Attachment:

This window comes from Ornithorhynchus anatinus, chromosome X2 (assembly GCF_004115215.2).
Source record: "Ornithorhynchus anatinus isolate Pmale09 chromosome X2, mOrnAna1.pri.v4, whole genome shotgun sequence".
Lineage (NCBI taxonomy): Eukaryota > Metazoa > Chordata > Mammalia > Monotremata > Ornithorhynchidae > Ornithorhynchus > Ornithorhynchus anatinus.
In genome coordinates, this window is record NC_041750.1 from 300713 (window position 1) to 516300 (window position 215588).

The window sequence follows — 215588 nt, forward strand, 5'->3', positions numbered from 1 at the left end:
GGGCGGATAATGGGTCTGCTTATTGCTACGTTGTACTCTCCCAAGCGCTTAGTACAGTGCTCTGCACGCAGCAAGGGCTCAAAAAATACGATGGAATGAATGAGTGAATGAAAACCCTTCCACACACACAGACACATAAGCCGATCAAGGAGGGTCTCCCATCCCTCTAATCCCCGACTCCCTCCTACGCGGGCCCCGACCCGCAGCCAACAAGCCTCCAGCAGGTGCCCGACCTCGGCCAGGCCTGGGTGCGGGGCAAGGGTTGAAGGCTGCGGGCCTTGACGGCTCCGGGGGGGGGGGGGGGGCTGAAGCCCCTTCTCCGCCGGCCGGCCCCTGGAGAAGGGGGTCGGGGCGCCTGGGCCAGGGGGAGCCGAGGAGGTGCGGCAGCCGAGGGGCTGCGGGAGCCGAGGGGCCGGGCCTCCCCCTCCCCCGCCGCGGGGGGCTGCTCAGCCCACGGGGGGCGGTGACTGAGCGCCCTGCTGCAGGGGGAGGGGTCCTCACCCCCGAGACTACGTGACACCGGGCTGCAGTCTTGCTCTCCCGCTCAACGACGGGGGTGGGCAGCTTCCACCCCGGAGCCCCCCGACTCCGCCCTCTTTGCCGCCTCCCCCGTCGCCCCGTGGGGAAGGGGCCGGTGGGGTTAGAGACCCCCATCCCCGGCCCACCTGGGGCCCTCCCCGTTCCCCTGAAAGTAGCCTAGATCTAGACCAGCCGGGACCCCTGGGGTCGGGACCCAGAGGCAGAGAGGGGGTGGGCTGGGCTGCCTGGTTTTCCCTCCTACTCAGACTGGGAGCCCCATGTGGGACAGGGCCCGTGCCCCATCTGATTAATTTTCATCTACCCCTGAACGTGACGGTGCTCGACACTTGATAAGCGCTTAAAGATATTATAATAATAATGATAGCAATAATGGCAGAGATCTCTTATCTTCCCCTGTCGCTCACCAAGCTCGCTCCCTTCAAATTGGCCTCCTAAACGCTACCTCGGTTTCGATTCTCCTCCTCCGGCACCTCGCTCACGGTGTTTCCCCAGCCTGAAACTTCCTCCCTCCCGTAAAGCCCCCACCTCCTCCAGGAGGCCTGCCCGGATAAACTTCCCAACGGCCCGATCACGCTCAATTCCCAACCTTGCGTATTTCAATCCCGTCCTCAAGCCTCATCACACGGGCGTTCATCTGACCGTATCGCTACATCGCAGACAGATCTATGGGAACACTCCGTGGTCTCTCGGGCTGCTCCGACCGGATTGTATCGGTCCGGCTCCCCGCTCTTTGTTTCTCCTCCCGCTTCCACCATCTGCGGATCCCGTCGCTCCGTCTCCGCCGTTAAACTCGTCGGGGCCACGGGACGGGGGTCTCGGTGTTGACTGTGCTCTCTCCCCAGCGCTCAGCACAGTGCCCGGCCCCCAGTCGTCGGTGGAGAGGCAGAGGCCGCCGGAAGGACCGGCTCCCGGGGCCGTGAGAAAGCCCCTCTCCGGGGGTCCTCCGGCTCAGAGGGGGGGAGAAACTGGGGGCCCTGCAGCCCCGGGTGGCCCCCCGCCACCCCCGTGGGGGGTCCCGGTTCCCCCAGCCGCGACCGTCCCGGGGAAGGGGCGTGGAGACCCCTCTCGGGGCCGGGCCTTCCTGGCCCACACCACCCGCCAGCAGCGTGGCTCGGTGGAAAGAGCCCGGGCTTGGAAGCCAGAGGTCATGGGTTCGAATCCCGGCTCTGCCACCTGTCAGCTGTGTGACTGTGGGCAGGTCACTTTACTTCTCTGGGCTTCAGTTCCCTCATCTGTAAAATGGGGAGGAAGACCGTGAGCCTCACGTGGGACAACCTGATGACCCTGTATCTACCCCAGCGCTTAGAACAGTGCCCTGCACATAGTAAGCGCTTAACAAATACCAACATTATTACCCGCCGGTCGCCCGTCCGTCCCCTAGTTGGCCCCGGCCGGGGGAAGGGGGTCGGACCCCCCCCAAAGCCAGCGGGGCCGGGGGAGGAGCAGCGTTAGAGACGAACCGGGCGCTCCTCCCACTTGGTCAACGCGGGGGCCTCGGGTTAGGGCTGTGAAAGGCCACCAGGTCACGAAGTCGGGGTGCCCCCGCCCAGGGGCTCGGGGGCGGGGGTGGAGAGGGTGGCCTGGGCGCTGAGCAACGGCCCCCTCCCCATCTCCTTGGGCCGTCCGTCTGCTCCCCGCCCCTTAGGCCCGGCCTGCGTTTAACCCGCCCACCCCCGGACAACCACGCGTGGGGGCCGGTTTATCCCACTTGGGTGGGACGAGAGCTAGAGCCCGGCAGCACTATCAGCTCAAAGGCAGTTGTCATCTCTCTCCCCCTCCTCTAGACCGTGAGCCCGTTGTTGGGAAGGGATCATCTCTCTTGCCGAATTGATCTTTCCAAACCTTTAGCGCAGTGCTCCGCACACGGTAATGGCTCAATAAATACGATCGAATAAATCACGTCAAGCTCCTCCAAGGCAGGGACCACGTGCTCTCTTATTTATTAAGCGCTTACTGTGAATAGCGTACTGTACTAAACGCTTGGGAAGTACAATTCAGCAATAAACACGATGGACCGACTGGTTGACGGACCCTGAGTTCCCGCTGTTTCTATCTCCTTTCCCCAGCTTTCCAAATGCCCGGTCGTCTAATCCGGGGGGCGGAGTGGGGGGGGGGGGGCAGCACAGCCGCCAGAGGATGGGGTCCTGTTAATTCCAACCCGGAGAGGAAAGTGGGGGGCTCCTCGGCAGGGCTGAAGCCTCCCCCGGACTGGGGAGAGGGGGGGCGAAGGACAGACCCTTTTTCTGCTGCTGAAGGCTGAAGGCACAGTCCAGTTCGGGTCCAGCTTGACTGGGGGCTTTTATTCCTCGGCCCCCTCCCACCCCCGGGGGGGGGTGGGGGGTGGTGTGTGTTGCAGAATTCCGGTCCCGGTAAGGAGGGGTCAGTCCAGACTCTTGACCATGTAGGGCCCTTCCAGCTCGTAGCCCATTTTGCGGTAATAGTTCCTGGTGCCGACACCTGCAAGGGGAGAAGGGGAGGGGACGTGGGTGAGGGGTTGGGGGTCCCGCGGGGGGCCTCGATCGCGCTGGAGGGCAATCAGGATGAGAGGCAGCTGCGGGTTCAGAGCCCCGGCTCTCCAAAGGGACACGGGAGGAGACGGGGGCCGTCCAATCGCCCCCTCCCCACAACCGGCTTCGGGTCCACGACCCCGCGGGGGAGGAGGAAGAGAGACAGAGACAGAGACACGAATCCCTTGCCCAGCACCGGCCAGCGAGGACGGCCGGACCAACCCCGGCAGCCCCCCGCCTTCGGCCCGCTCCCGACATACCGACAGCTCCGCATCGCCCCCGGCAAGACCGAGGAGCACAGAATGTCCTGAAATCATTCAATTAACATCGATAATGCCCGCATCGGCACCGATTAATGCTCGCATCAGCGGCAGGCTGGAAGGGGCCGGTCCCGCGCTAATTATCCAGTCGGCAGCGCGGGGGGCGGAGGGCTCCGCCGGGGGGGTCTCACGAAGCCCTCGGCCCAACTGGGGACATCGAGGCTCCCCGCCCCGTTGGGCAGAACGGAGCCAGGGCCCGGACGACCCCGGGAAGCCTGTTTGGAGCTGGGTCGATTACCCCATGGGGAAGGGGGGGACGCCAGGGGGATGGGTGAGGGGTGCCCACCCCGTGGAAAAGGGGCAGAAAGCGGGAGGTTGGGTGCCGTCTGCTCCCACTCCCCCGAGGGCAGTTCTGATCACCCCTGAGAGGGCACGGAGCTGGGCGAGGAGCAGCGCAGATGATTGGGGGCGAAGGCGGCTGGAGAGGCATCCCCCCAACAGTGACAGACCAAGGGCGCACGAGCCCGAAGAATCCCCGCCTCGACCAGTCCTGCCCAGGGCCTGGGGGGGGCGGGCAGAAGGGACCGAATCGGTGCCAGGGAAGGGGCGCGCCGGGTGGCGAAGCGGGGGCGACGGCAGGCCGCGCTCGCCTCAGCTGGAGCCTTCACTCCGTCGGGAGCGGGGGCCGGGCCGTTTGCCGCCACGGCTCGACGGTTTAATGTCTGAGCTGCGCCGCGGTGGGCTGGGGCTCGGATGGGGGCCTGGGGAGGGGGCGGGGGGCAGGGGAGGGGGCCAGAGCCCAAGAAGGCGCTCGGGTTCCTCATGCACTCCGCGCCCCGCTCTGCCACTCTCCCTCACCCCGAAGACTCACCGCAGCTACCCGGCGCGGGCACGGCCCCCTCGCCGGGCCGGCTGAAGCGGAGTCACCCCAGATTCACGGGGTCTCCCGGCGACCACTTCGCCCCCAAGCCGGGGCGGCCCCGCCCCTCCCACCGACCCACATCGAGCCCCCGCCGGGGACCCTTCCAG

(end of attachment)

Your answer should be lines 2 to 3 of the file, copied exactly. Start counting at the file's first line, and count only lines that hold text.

Source record: "Ornithorhynchus anatinus isolate Pmale09 chromosome X2, mOrnAna1.pri.v4, whole genome shotgun sequence".
Lineage (NCBI taxonomy): Eukaryota > Metazoa > Chordata > Mammalia > Monotremata > Ornithorhynchidae > Ornithorhynchus > Ornithorhynchus anatinus.